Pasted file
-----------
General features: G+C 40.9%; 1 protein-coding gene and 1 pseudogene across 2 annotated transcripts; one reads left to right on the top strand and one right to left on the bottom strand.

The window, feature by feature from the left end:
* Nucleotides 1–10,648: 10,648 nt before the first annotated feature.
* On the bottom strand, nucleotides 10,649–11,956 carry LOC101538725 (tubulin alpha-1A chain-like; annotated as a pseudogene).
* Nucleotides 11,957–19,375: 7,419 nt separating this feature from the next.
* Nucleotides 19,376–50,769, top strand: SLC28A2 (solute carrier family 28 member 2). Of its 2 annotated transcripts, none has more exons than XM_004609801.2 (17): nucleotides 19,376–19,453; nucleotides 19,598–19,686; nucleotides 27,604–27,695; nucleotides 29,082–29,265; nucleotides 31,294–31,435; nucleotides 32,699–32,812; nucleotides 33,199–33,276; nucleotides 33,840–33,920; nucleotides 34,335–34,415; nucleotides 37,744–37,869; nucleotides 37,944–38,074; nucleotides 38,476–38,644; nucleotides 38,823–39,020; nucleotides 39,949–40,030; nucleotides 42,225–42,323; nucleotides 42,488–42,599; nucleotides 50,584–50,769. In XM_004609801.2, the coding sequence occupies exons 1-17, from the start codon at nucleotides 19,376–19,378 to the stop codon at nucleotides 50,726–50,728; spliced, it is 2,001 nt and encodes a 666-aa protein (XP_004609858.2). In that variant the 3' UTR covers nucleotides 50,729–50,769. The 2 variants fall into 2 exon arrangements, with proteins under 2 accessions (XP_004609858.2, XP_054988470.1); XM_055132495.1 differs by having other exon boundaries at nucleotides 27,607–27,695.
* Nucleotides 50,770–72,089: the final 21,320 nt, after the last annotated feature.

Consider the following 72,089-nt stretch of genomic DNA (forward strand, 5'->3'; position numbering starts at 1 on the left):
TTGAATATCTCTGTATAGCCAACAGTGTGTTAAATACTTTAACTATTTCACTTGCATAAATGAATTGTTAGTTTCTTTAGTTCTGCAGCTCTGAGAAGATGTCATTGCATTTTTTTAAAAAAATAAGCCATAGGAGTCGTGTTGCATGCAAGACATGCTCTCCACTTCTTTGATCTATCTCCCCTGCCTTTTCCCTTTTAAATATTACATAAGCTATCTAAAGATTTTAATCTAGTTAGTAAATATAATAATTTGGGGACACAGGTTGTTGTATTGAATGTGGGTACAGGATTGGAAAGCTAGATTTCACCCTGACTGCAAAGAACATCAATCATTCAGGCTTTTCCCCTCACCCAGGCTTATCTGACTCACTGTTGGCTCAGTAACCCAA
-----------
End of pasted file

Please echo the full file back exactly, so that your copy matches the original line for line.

General features: G+C 40.9%; 1 protein-coding gene and 1 pseudogene across 2 annotated transcripts; one reads left to right on the top strand and one right to left on the bottom strand.

The window, feature by feature from the left end:
* Nucleotides 1–10,648: 10,648 nt before the first annotated feature.
* On the bottom strand, nucleotides 10,649–11,956 carry LOC101538725 (tubulin alpha-1A chain-like; annotated as a pseudogene).
* Nucleotides 11,957–19,375: 7,419 nt separating this feature from the next.
* Nucleotides 19,376–50,769, top strand: SLC28A2 (solute carrier family 28 member 2). Of its 2 annotated transcripts, none has more exons than XM_004609801.2 (17): nucleotides 19,376–19,453; nucleotides 19,598–19,686; nucleotides 27,604–27,695; nucleotides 29,082–29,265; nucleotides 31,294–31,435; nucleotides 32,699–32,812; nucleotides 33,199–33,276; nucleotides 33,840–33,920; nucleotides 34,335–34,415; nucleotides 37,744–37,869; nucleotides 37,944–38,074; nucleotides 38,476–38,644; nucleotides 38,823–39,020; nucleotides 39,949–40,030; nucleotides 42,225–42,323; nucleotides 42,488–42,599; nucleotides 50,584–50,769. In XM_004609801.2, the coding sequence occupies exons 1-17, from the start codon at nucleotides 19,376–19,378 to the stop codon at nucleotides 50,726–50,728; spliced, it is 2,001 nt and encodes a 666-aa protein (XP_004609858.2). In that variant the 3' UTR covers nucleotides 50,729–50,769. The 2 variants fall into 2 exon arrangements, with proteins under 2 accessions (XP_004609858.2, XP_054988470.1); XM_055132495.1 differs by having other exon boundaries at nucleotides 27,607–27,695.
* Nucleotides 50,770–72,089: the final 21,320 nt, after the last annotated feature.

Consider the following 72,089-nt stretch of genomic DNA (forward strand, 5'->3'; position numbering starts at 1 on the left):
TTGAATATCTCTGTATAGCCAACAGTGTGTTAAATACTTTAACTATTTCACTTGCATAAATGAATTGTTAGTTTCTTTAGTTCTGCAGCTCTGAGAAGATGTCATTGCATTTTTTTAAAAAAATAAGCCATAGGAGTCGTGTTGCATGCAAGACATGCTCTCCACTTCTTTGATCTATCTCCCCTGCCTTTTCCCTTTTAAATATTACATAAGCTATCTAAAGATTTTAATCTAGTTAGTAAATATAATAATTTGGGGACACAGGTTGTTGTATTGAATGTGGGTACAGGATTGGAAAGCTAGATTTCACCCTGACTGCAAAGAACATCAATCATTCAGGCTTTTCCCCTCACCCAGGCTTATCTGACTCACTGTTGGCTCAGTAACCCAA